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- Rosalynn Carter

ROSALYNN CARTER INSTITUTE FOR CAREGIVING

www.rosalynncarter.org

The aging population in Howard County is growing by leaps

and bounds; by 2035 those persons 50 and older will increase by

60.7 percent, and by 2035 the number of persons over 75 years

of age will comprise 11 percent of the population. Addressing

the needs of caregivers has become a targeted goal of the Howard

County Department of Community Resources and Services

and the Office on Aging and Independence. In our Creating an

Age-Friendly Community Report, which was published in 2015,

caregiving was one of six major priorities in achieving a preferred

future. Our charge is to “promote the physical, emotional and

financial well-being of caregivers, as well as those for whom they

care”. (Howard County, Age Friendly Community Report, 2015)

The words love, duty, honor, and reciprocity all are used to

describe reasons family members care for one another. We as

a nation and as a county must ensure that family caregivers are

supported by quality targeted services that recognize them as care

partners, by providing resources and help accessing tools to better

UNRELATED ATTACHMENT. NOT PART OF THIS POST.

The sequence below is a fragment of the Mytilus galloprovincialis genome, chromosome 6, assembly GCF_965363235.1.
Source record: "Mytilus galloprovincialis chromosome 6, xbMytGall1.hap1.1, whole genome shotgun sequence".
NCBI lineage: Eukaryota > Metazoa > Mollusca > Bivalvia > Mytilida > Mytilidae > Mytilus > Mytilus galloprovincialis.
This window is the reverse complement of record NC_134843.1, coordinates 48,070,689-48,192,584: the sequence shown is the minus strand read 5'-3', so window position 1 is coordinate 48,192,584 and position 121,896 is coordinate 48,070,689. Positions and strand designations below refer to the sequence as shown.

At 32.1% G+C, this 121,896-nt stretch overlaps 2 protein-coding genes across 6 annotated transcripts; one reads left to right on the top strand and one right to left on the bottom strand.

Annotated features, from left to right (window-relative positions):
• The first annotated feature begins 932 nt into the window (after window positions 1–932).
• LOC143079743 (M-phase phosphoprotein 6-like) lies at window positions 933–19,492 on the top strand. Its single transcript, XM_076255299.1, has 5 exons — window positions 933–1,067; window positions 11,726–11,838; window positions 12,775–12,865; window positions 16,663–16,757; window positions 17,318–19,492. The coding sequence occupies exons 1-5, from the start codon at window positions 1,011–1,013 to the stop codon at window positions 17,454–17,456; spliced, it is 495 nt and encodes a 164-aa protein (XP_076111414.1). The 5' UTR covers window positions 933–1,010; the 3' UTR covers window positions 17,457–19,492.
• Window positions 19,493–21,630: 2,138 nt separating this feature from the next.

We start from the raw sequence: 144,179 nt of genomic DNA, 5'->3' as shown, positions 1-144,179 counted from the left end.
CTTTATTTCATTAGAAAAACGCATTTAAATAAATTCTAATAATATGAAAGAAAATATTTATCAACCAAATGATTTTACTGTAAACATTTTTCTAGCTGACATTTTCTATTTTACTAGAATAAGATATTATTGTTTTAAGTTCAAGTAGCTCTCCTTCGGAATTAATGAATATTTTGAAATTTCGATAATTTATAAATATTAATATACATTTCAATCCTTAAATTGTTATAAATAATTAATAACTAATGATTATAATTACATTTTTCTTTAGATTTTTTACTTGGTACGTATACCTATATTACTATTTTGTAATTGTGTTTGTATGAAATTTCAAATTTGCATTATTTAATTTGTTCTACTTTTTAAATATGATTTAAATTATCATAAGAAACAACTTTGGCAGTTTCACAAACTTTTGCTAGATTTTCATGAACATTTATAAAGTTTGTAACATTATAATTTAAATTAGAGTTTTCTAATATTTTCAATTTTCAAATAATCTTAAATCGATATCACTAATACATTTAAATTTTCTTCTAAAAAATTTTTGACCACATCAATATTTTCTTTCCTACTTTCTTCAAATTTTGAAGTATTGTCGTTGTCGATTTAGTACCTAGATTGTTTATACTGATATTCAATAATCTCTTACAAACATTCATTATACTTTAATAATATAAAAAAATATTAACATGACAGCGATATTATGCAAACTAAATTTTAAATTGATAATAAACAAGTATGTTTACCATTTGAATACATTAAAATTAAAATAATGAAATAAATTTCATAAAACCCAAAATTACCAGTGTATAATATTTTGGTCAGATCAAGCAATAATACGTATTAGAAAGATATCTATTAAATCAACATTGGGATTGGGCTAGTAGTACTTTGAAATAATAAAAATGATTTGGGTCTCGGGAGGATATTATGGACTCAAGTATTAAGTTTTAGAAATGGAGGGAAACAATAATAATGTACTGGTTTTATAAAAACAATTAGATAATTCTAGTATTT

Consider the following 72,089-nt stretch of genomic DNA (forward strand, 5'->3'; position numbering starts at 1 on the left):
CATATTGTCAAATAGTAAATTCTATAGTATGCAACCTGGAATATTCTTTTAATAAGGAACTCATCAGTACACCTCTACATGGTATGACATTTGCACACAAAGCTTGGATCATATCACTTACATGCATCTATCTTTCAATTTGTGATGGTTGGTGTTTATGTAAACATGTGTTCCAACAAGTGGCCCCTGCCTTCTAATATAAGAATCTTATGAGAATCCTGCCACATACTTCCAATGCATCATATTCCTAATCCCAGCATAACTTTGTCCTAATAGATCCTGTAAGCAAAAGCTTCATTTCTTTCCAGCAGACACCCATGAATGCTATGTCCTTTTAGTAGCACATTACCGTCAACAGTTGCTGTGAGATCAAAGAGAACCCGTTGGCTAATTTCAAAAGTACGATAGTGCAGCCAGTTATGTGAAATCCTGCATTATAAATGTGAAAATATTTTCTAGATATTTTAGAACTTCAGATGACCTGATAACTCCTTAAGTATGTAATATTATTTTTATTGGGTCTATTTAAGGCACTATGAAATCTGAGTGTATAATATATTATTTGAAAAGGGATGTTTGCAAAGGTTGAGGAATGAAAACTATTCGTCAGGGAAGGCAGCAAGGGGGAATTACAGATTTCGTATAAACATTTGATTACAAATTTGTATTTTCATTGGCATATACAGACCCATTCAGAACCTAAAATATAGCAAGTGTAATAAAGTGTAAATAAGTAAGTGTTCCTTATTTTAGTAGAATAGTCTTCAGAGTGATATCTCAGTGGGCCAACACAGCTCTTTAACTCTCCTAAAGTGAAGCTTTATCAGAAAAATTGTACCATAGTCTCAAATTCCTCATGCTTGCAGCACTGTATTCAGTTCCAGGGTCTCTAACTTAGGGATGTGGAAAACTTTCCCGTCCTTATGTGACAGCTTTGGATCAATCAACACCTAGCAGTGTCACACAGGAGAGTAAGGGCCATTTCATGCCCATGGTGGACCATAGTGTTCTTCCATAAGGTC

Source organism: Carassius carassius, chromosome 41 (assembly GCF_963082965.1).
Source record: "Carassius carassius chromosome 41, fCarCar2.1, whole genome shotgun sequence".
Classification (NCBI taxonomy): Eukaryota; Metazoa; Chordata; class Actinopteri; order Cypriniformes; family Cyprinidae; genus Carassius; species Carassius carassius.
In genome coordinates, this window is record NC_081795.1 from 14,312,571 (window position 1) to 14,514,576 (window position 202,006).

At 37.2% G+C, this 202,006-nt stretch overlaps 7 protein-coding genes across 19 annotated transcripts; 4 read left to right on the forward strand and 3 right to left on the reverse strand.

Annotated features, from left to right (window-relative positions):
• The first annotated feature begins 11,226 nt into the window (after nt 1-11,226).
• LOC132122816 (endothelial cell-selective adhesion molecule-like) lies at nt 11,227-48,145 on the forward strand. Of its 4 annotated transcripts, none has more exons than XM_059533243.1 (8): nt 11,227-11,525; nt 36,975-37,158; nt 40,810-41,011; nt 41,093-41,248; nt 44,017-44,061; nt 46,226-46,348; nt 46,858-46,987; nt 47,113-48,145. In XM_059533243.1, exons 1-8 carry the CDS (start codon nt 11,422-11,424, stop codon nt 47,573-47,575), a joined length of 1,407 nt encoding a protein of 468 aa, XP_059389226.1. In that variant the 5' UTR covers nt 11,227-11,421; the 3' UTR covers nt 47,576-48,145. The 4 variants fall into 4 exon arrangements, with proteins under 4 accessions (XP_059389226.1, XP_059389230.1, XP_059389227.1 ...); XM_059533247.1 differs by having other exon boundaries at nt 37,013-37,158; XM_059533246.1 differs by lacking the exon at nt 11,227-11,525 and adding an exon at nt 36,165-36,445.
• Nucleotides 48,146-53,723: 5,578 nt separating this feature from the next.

navigate their caregiving efforts.

Caregiving today takes place in a different kind of world that

our grandparents lived in. Family structures are different and

more complex, with an evolution from a rural to an increasingly

urban and suburban environment. Not to mention families often

are spread across the country leaving few if no family members

to look out for or care for one another. Caregivers often don’t

know where to turn for help or how to pay for needed services and

supports. They may live apart from their loved one, have a job, a

family and are expected to provide complex technical care which

10 years ago would have been considered skilled nursing care.

The caregiver support program is committed

to our focus areas as outlined in our

“CREATING AN AGE-FRIENDLY COMMUNITY”

report.

• Develop an expanded, coordinated network of

resources and supports for caregivers to include needs

assessment, care management and respite care.

• Expand training opportunities for caregivers that

can be available in multiple formats to best suit the

individual caregiver.

• Develop strategies to enhance the recruitment,

education and retention of direct care workers,

including options for housing and transportation.

“There are only four kinds

of people in the world -

those who have been

caregivers, those who

are currently caregivers,

those who will be

caregivers and those who

will need caregivers

.”

Valuable resources used in writing this article:

www.ASAaging.org

www.howardcountymd.gov/aging

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H OWA R D C O U N T Y C A R E G I V E R G U I D E